Amritpal Singh's journey: From polytechnic dropout, truck driver in Dubai to pro-Khalistan activist : The Tribune India

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Amritpal Singh's journey: From polytechnic dropout, truck driver in Dubai to pro-Khalistan activist

Amritpal Singh's journey: From polytechnic dropout, truck driver in Dubai to pro-Khalistan activist

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Tribune News Service

Jupinderjit Singh

Chandigarh, March 20

Amritpal Singh, a pro-Khalistan activist and most-wanted fugitive, arrived on the Punjab scene as a listener through social media app ClubHouse, where individuals or organisations set up exclusive ‘audio-rooms’ for discussions on a topic.

Hijacked outfit of Deep sidhu

Deep Sidhu distanced himself from Amritpal. However, Deep died in a car accident on February 15, 2022, days after he formed the Waris Punjab De. Much to the shock of his family and other members, it was announced on the Facebook page that Amritpal was the new chief of the Waris Punjab De and a letter of appointment was also posted on Facebook.

Dastarbandi at Bhindranwale village

There was not much activity by him for six months. Suddenly, he arrived with his supporters at Anandpur Sahib and was baptised as a Sikh on September 25, 2022. Four days later, a grand ceremony was held at Rode, the ancestral village of Khalistani ideologue Jarnail Singh Bhindranwale, for the dastarbandi (turban-wearing) ceremony of Amritpal.

Threat perceived in December 2022

In December, supporters of Amritpal damaged furniture at two gurdwaras in Jalandhar while protesting the practice of providing chairs to devotees who couldn’t sit on the floor during the path of Guru Granth Sahib. The alarm went off regarding his activities when he and his supporters were seen driving around in swanky cars, carrying weapons.

Deep Sidhu formed an audio-room during the farm agitation in 2021 and continued it until he was arrested for violence on Republic Day in New Delhi.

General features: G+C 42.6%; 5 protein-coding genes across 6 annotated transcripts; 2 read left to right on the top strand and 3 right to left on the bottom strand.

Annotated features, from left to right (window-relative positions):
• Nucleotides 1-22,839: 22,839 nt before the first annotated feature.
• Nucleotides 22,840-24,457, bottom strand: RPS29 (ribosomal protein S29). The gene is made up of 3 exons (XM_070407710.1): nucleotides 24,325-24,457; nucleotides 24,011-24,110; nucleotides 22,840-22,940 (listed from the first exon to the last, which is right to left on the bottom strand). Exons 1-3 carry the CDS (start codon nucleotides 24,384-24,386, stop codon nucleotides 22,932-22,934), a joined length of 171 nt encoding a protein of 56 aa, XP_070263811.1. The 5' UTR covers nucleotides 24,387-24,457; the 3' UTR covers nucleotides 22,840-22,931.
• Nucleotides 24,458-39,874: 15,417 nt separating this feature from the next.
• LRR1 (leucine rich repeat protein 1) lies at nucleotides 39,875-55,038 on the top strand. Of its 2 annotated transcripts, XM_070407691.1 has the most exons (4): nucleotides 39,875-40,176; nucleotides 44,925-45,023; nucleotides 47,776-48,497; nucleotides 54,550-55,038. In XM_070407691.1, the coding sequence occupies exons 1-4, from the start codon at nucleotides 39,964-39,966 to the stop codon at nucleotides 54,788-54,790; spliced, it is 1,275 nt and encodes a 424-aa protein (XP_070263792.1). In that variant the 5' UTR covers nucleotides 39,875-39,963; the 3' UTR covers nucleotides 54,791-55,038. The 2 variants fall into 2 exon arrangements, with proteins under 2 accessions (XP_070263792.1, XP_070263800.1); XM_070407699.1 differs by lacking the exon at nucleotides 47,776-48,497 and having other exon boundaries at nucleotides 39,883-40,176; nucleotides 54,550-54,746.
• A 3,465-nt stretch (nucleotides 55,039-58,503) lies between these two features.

Amritpal was not among the speakers, but some NRIs and members prompted him to take the role. However, Deep Sidhu blocked him as Amritpal spoke more on Khalistan than issues of Punjab like claims on river waters, Chandigarh and Punjabi-speaking areas, among others. In February 2022, Deep Sidhu also blocked Amritpal’s phone number.

Harnek Uppal ‘Fauji’, who heads the Deep Sidhu faction of the Waris Punjab De and was part of the ClubHouse group, said, “Amritpal became a favourite of some members but was blocked by Deep, who suspected him of having some anti-national agenda.”

Mandeep Sidhu, brother of Deep Sidhu, had also spoken to the media on how Deep distanced himself from Amritpal. However, Deep died in a car accident on February 15, 2022, days after he formed the Waris Punjab De. Much to the shock of his family and other members, it was announced on the Facebook page of the organisation that Amritpal was the new chief of the outfit and a letter of appointment was also posted on Facebook. Amritpal was not a baptised Sikh that time. He sported shorn hair and a trimmed beard. He was a truck driver in Dubai and was a dropout from a polytechnic college from Kapurthala. Amritpal belonged to Jallupur Khera village in Baba Bakala tehsil of Amritsar.